* Center Square…
Reports continue of people receiving unemployment benefits when they didn’t apply for them, and other fraudulent activity. There’s also a slew of reports of independent workers like hair stylists who were shut down by the state in the spring because of COVID-19 being told they have to pay back the money they got for unemployment.
State Rep. Mike Marron, R-Fithian, said he can’t get anyone at the state agency to return his calls after constituents pleaded for help.
“They were shut down by the government,” Marron said. “They were promised relief, help to make sure they got through. That liked to never come but when it finally did get there, now months later after that’s been spent just so these people can just keep their head above water, the government’s demanding that they pay the money back?”
Gov. J.B. Pritzker reacted to the growing reports saying the federally created Pandemic Unemployment Assistance program is faulty because it required the benefactor to self-report their income level.
“They put down what they might have thought was going to be their income for the year otherwise, and the state has to verify those numbers on the backend,” Pritzker said.
Pritzker said Congress created the program and it’s up to them to fix it.
* Pritzker is right that this is a national issue. New York Times…
Pandemic Unemployment Assistance, a federal program that covers gig workers, part-time hires, seasonal workers and others who do not qualify for traditional unemployment benefits, has kept millions afloat. The program, established by Congress in March as part of the CARES Act, has provided over $70 billion in relief.
But in carrying out the hastily conceived program, states have overpaid hundreds of thousands of workers — often because of administrative errors. Now states are asking for that money back.
The notices come out of the blue, with instructions to repay thousands or even tens of thousands of dollars. Those being billed, already living on the edge, are told that their benefits will be reduced to compensate for the errors — or that the state may even put a lien on their home, come after future wages or withhold tax refunds.
Many who collected payments are still out of a job, and may have little prospect of getting one. Most had no idea that they were being overpaid. […]
House Democrats have called for renewed pandemic relief to include a provision allowing states to waive overpayments when workers cannot repay them without severe hardship. The provision would apply to previous and future cases. A separate House bill, with bipartisan sponsorship, provides for forgiveness if the overpayment was not the recipient’s fault and “such repayment would be contrary to equity and good conscience.”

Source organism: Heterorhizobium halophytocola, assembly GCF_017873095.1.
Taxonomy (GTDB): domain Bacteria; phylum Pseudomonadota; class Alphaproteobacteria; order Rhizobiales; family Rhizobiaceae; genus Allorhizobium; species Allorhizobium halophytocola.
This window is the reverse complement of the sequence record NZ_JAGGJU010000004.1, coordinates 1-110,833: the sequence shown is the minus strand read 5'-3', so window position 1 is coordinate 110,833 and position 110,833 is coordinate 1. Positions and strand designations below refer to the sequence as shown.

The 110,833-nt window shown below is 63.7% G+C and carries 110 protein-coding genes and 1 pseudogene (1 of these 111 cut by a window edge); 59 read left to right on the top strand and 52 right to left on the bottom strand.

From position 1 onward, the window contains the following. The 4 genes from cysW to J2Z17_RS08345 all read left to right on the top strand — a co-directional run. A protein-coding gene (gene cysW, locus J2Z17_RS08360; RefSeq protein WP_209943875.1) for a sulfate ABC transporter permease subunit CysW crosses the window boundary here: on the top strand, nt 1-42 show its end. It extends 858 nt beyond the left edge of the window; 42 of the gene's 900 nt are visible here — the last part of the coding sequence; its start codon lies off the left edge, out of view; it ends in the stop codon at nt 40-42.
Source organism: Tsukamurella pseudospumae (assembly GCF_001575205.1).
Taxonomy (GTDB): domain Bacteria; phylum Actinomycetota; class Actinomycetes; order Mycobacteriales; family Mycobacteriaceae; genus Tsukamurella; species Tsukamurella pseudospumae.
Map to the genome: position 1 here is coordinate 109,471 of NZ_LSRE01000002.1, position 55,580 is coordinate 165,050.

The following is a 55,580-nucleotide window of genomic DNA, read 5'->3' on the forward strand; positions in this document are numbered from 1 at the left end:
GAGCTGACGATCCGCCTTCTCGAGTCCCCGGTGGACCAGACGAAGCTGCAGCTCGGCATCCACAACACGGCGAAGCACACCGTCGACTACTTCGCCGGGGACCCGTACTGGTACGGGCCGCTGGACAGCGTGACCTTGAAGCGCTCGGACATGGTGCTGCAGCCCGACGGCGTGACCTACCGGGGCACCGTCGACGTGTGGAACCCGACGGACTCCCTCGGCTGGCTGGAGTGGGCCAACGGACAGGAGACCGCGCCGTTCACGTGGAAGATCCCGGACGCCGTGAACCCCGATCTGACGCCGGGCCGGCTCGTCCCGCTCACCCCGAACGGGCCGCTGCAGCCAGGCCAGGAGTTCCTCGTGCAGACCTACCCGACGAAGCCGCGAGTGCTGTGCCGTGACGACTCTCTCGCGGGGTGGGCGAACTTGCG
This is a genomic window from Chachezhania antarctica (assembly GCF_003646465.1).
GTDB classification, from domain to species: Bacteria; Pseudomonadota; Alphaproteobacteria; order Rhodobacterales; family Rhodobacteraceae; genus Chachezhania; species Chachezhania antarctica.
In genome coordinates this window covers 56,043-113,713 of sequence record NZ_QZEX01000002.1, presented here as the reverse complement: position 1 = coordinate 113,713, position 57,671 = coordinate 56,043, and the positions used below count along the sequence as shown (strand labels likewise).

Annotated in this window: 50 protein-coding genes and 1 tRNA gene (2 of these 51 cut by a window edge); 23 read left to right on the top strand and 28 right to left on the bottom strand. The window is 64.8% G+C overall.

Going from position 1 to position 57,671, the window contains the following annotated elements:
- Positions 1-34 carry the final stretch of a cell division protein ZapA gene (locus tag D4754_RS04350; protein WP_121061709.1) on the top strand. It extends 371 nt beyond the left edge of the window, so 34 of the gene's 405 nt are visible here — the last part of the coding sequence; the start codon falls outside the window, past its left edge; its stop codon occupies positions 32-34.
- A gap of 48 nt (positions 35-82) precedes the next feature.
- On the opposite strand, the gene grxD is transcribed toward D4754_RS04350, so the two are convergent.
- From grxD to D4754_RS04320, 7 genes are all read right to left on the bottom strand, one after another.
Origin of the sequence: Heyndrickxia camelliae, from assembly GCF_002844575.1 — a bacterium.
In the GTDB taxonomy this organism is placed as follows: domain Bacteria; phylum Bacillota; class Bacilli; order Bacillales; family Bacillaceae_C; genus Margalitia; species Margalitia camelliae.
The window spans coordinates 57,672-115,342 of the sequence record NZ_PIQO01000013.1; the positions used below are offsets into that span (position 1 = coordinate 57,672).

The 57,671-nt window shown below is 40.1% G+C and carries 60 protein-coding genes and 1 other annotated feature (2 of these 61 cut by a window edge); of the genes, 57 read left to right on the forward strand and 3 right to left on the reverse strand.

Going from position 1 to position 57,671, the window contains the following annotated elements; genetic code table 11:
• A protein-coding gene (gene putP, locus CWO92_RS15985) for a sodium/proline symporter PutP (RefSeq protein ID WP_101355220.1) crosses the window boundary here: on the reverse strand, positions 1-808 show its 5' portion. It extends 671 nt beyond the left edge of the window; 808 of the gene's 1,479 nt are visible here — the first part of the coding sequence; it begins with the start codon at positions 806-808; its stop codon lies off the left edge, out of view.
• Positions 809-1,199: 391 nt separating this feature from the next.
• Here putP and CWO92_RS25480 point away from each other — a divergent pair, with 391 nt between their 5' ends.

Even so, IDES just has to find a way to be more responsive. And do it, like, now.
*** UPDATE *** Rep. Lindsey LaPointe…
I have filed a bill to waive unemployment overpayments during the pandemic if the state is at fault, HB5861. As reporting has outlined, a big source of the overpayments is PUA and we would need federal action to allow states to waive those overpayments.
After some media coverage, I am now receiving emails from residents quite literally from all over the state with their anxiety provoking experiences and desperation. The state is asking them to payback amounts in the range of $1k-11k. Here are a few highlights.
• “I received an email this week saying that I owe the State over $3,000. That’s about 20% of what they paid me to begin with. I understand miscalculations can be made, but how can you be off by 20%? It makes no sense. My entire family had COVID a few weeks ago, and I barely worked the entire month to recover and care for them. Still, I did not file for Unemployment because it is such a headache. Well, since I haven’t worked, I don’t have much money coming in, and Christmas is two weeks away as well. Where am I supposed to come up with $3000? I think this is an injustice. Why is it my problem that you can’t figure out benefits properly? Still, I doubt it is worth my time to appeal.
I’ve never been on food stamps, SNAP, welfare, or collected unemployment before. I just needed a little help to get me through the pandemic, and now I feel like I am being stabbed in the back”. - Byron, IL
• “Today I received a correspondence letter from IDES claiming that I was overpaid by almost 4k. They are demanding I pay this back in less than a month. When the pandemic hit in March, my hours were reduced from 40 hours a week to 10-12 hours a week. I spent several weeks trying to get approved for IDES, from March-May and finally received my benefits in June. They deposited a lump some, it was back pay from the date that I applied. Now they claim that I was over paid every single week that I received pay and they are demanding that I also pay ALL of the additional $600 back. I am utterly, sick to my stomach. I feel like giving up. This feels like a nightmare.” - Chicago, IL
Previous media coverage is here: https://chicago.cbslocal.com/2020/11/05/illinois-lawmaker-behind-bill-to-fix-ides-overpayment-problems/